The heart of tech is coming to the heart of the Mediterranean. Join TNW in València this March 🇪🇸

This article was published on June 15, 2012

Let them eat cake, but no cameras: British council gags 9-year-old school lunch blogger [Updated]

Let them eat cake, but no cameras: British council gags 9-year-old school lunch blogger [Updated]
Jon Russell
Story by

Jon Russell

Jon Russell was Asia Editor for The Next Web from 2011 to 2014. Originally from the UK, he lives in Bangkok, Thailand. You can find him on T Jon Russell was Asia Editor for The Next Web from 2011 to 2014. Originally from the UK, he lives in Bangkok, Thailand. You can find him on Twitter, Angel List, LinkedIn.

UPDATE: The ban has now been lifted.

A nine-year-old British school girl has had her popular blog about school food closed by a local council. Martha Payne, a primary school student in Western Scotland, began posting photos of her school dinners with commentary in May and today ‘Never Seconds‘ passed more than 2 million page views.

The site became more than just her school lunches, as Martha included photos and stories sent to her by readers from across the world. Upon realising that the site had become popular, Martha channelled the attention positively and began to ask readers to contribute towards her target of a £7,000 donation to Africa school food charity Mary’s Meals.

Updated below: Martha’s charity has passed its target after seeing more than £5,500 in donations in less than two hours.

Writing her goodbye entry, Martha — whose pen name is ‘Veg’ — explained that she had banned from bringing the camera to school following media coverage of the blog:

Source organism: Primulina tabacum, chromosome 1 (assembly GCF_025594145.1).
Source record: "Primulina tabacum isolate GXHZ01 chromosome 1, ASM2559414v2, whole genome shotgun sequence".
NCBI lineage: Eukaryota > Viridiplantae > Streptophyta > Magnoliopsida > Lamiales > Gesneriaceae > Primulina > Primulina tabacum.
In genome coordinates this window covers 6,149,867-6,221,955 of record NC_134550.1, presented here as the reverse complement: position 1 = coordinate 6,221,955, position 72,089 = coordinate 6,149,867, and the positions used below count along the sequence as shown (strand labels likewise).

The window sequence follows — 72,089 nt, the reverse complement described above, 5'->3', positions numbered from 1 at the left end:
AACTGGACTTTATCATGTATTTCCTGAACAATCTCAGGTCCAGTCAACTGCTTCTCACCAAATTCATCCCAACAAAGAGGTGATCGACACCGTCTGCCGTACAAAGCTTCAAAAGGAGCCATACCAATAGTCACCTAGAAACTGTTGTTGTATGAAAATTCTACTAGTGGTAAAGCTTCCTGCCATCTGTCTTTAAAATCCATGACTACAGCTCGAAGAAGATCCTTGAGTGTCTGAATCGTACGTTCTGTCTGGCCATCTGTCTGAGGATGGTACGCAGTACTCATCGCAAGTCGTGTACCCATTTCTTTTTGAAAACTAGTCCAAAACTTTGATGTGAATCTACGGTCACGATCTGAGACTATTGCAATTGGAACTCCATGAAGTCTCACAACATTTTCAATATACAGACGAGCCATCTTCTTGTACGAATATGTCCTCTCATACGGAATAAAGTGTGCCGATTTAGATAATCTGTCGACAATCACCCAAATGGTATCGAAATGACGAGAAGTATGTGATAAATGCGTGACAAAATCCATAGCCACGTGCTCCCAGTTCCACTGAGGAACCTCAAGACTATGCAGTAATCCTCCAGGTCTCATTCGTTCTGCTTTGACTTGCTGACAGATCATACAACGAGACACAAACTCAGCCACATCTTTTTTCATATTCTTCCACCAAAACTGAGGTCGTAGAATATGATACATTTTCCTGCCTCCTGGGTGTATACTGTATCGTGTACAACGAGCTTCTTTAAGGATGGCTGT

This morning in maths I got taken out of class by my head teacher and taken to her office. I was told that I could not take any more photos of my school dinners because of a headline in a newspaper today.

I only write my blog not newspapers and I am sad I am no longer allowed to take photos. I will miss sharing and rating my school dinners and I’ll miss seeing the dinners you send me too. I don’t think I will be able to finish raising enough money for a kitchen for Mary’s Meals either.

Martha is the sole contributor but her Dad, Dave, stepped in to add a little extra context, explaining that the school was following orders from the council:

I felt it’s important to add a few bits of info to the blog tonight. Martha’s school have been brilliant and supportive from the beginning and I’d like to thank them all. I contacted Argyll and Bute Council when Martha told me what happened at school today and they told me it was their decision to ban Martha’s photography.

It is a shame that a blog that today went through 2 million hits, which has inspired debates at home and abroad and raised nearly £2,000 for charity is forced to end.